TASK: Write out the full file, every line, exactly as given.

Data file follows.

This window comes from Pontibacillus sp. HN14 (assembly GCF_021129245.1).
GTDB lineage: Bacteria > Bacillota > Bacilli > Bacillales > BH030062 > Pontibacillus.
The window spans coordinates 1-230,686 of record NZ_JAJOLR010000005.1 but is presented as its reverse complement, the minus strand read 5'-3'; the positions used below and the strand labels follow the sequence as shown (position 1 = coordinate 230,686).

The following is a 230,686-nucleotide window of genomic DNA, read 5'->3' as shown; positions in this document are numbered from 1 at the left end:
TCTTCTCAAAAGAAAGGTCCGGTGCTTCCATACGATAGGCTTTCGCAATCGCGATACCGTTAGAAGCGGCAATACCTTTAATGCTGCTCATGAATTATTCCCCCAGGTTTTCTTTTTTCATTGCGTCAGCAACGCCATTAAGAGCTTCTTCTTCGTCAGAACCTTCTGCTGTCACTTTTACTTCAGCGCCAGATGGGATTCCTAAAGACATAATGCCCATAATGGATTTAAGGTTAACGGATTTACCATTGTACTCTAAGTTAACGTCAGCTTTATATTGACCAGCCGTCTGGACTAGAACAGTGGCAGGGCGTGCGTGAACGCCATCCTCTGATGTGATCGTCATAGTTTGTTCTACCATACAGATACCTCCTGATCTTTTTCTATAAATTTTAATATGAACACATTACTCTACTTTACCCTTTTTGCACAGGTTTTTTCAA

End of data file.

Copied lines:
This window comes from Pontibacillus sp. HN14 (assembly GCF_021129245.1).
GTDB lineage: Bacteria > Bacillota > Bacilli > Bacillales > BH030062 > Pontibacillus.
The window spans coordinates 1-230,686 of record NZ_JAJOLR010000005.1 but is presented as its reverse complement, the minus strand read 5'-3'; the positions used below and the strand labels follow the sequence as shown (position 1 = coordinate 230,686).

The following is a 230,686-nucleotide window of genomic DNA, read 5'->3' as shown; positions in this document are numbered from 1 at the left end:
TCTTCTCAAAAGAAAGGTCCGGTGCTTCCATACGATAGGCTTTCGCAATCGCGATACCGTTAGAAGCGGCAATACCTTTAATGCTGCTCATGAATTATTCCCCCAGGTTTTCTTTTTTCATTGCGTCAGCAACGCCATTAAGAGCTTCTTCTTCGTCAGAACCTTCTGCTGTCACTTTTACTTCAGCGCCAGATGGGATTCCTAAAGACATAATGCCCATAATGGATTTAAGGTTAACGGATTTACCATTGTACTCTAAGTTAACGTCAGCTTTATATTGACCAGCCGTCTGGACTAGAACAGTGGCAGGGCGTGCGTGAACGCCATCCTCTGATGTGATCGTCATAGTTTGTTCTACCATACAGATACCTCCTGATCTTTTTCTATAAATTTTAATATGAACACATTACTCTACTTTACCCTTTTTGCACAGGTTTTTTCAA